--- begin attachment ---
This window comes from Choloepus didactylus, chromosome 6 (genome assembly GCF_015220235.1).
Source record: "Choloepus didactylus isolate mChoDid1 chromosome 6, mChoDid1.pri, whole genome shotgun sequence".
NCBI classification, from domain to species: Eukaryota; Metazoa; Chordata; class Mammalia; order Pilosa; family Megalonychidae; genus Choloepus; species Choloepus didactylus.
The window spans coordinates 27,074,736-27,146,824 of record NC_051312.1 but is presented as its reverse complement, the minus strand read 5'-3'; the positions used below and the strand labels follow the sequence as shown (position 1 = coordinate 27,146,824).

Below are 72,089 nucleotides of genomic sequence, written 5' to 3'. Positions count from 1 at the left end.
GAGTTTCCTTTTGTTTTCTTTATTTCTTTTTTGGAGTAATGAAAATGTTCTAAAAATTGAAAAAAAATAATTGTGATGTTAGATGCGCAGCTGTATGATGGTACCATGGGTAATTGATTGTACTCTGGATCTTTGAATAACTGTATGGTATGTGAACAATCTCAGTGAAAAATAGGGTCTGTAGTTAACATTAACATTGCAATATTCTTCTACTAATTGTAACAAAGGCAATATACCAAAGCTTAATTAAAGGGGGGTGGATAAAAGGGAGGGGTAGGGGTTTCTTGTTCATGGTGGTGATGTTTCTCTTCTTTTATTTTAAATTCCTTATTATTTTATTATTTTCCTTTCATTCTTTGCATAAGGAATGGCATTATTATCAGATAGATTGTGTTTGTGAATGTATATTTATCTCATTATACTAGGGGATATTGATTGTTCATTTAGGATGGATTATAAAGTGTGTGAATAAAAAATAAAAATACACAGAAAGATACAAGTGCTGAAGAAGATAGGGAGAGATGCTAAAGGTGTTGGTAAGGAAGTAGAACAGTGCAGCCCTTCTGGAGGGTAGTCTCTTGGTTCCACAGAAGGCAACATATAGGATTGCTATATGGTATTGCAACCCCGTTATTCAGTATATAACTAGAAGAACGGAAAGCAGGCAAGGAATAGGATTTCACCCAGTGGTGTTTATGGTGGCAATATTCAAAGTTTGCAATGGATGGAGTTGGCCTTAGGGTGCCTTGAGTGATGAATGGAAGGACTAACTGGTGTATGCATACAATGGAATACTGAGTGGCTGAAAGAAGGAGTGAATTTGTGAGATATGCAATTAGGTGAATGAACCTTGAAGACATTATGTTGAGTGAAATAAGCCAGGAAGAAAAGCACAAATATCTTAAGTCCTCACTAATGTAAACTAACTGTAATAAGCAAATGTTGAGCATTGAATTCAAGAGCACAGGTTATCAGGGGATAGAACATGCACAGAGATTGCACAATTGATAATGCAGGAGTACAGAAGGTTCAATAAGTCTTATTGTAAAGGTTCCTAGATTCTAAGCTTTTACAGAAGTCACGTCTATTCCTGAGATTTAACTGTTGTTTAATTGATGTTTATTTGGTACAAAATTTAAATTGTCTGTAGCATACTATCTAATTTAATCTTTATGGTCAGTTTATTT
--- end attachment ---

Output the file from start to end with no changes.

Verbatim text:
This window comes from Choloepus didactylus, chromosome 6 (genome assembly GCF_015220235.1).
Source record: "Choloepus didactylus isolate mChoDid1 chromosome 6, mChoDid1.pri, whole genome shotgun sequence".
NCBI classification, from domain to species: Eukaryota; Metazoa; Chordata; class Mammalia; order Pilosa; family Megalonychidae; genus Choloepus; species Choloepus didactylus.
The window spans coordinates 27,074,736-27,146,824 of record NC_051312.1 but is presented as its reverse complement, the minus strand read 5'-3'; the positions used below and the strand labels follow the sequence as shown (position 1 = coordinate 27,146,824).

Below are 72,089 nucleotides of genomic sequence, written 5' to 3'. Positions count from 1 at the left end.
GAGTTTCCTTTTGTTTTCTTTATTTCTTTTTTGGAGTAATGAAAATGTTCTAAAAATTGAAAAAAAATAATTGTGATGTTAGATGCGCAGCTGTATGATGGTACCATGGGTAATTGATTGTACTCTGGATCTTTGAATAACTGTATGGTATGTGAACAATCTCAGTGAAAAATAGGGTCTGTAGTTAACATTAACATTGCAATATTCTTCTACTAATTGTAACAAAGGCAATATACCAAAGCTTAATTAAAGGGGGGTGGATAAAAGGGAGGGGTAGGGGTTTCTTGTTCATGGTGGTGATGTTTCTCTTCTTTTATTTTAAATTCCTTATTATTTTATTATTTTCCTTTCATTCTTTGCATAAGGAATGGCATTATTATCAGATAGATTGTGTTTGTGAATGTATATTTATCTCATTATACTAGGGGATATTGATTGTTCATTTAGGATGGATTATAAAGTGTGTGAATAAAAAATAAAAATACACAGAAAGATACAAGTGCTGAAGAAGATAGGGAGAGATGCTAAAGGTGTTGGTAAGGAAGTAGAACAGTGCAGCCCTTCTGGAGGGTAGTCTCTTGGTTCCACAGAAGGCAACATATAGGATTGCTATATGGTATTGCAACCCCGTTATTCAGTATATAACTAGAAGAACGGAAAGCAGGCAAGGAATAGGATTTCACCCAGTGGTGTTTATGGTGGCAATATTCAAAGTTTGCAATGGATGGAGTTGGCCTTAGGGTGCCTTGAGTGATGAATGGAAGGACTAACTGGTGTATGCATACAATGGAATACTGAGTGGCTGAAAGAAGGAGTGAATTTGTGAGATATGCAATTAGGTGAATGAACCTTGAAGACATTATGTTGAGTGAAATAAGCCAGGAAGAAAAGCACAAATATCTTAAGTCCTCACTAATGTAAACTAACTGTAATAAGCAAATGTTGAGCATTGAATTCAAGAGCACAGGTTATCAGGGGATAGAACATGCACAGAGATTGCACAATTGATAATGCAGGAGTACAGAAGGTTCAATAAGTCTTATTGTAAAGGTTCCTAGATTCTAAGCTTTTACAGAAGTCACGTCTATTCCTGAGATTTAACTGTTGTTTAATTGATGTTTATTTGGTACAAAATTTAAATTGTCTGTAGCATACTATCTAATTTAATCTTTATGGTCAGTTTATTT